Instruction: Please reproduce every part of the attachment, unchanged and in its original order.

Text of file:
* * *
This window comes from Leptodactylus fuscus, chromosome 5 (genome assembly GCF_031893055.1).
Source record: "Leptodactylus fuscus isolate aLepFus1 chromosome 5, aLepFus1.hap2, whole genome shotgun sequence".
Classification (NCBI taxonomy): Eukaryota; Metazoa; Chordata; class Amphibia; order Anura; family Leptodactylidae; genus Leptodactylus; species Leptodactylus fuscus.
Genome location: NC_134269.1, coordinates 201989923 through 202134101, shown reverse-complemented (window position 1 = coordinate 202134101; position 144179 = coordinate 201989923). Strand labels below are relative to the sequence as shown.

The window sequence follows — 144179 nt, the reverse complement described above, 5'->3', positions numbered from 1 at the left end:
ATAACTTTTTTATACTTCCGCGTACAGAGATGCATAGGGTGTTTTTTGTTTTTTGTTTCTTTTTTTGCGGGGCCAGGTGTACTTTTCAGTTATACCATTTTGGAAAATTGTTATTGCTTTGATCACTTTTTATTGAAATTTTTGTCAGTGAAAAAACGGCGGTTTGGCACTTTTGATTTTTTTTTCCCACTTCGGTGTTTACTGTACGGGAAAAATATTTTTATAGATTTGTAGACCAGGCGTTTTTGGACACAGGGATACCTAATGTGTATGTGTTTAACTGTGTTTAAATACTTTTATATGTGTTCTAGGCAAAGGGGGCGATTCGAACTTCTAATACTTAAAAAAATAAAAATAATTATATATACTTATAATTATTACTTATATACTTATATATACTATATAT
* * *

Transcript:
This window comes from Leptodactylus fuscus, chromosome 5 (genome assembly GCF_031893055.1).
Source record: "Leptodactylus fuscus isolate aLepFus1 chromosome 5, aLepFus1.hap2, whole genome shotgun sequence".
Classification (NCBI taxonomy): Eukaryota; Metazoa; Chordata; class Amphibia; order Anura; family Leptodactylidae; genus Leptodactylus; species Leptodactylus fuscus.
Genome location: NC_134269.1, coordinates 201989923 through 202134101, shown reverse-complemented (window position 1 = coordinate 202134101; position 144179 = coordinate 201989923). Strand labels below are relative to the sequence as shown.

The window sequence follows — 144179 nt, the reverse complement described above, 5'->3', positions numbered from 1 at the left end:
ATAACTTTTTTATACTTCCGCGTACAGAGATGCATAGGGTGTTTTTTGTTTTTTGTTTCTTTTTTTGCGGGGCCAGGTGTACTTTTCAGTTATACCATTTTGGAAAATTGTTATTGCTTTGATCACTTTTTATTGAAATTTTTGTCAGTGAAAAAACGGCGGTTTGGCACTTTTGATTTTTTTTTCCCACTTCGGTGTTTACTGTACGGGAAAAATATTTTTATAGATTTGTAGACCAGGCGTTTTTGGACACAGGGATACCTAATGTGTATGTGTTTAACTGTGTTTAAATACTTTTATATGTGTTCTAGGCAAAGGGGGCGATTCGAACTTCTAATACTTAAAAAAATAAAAATAATTATATATACTTATAATTATTACTTATATACTTATATATACTATATAT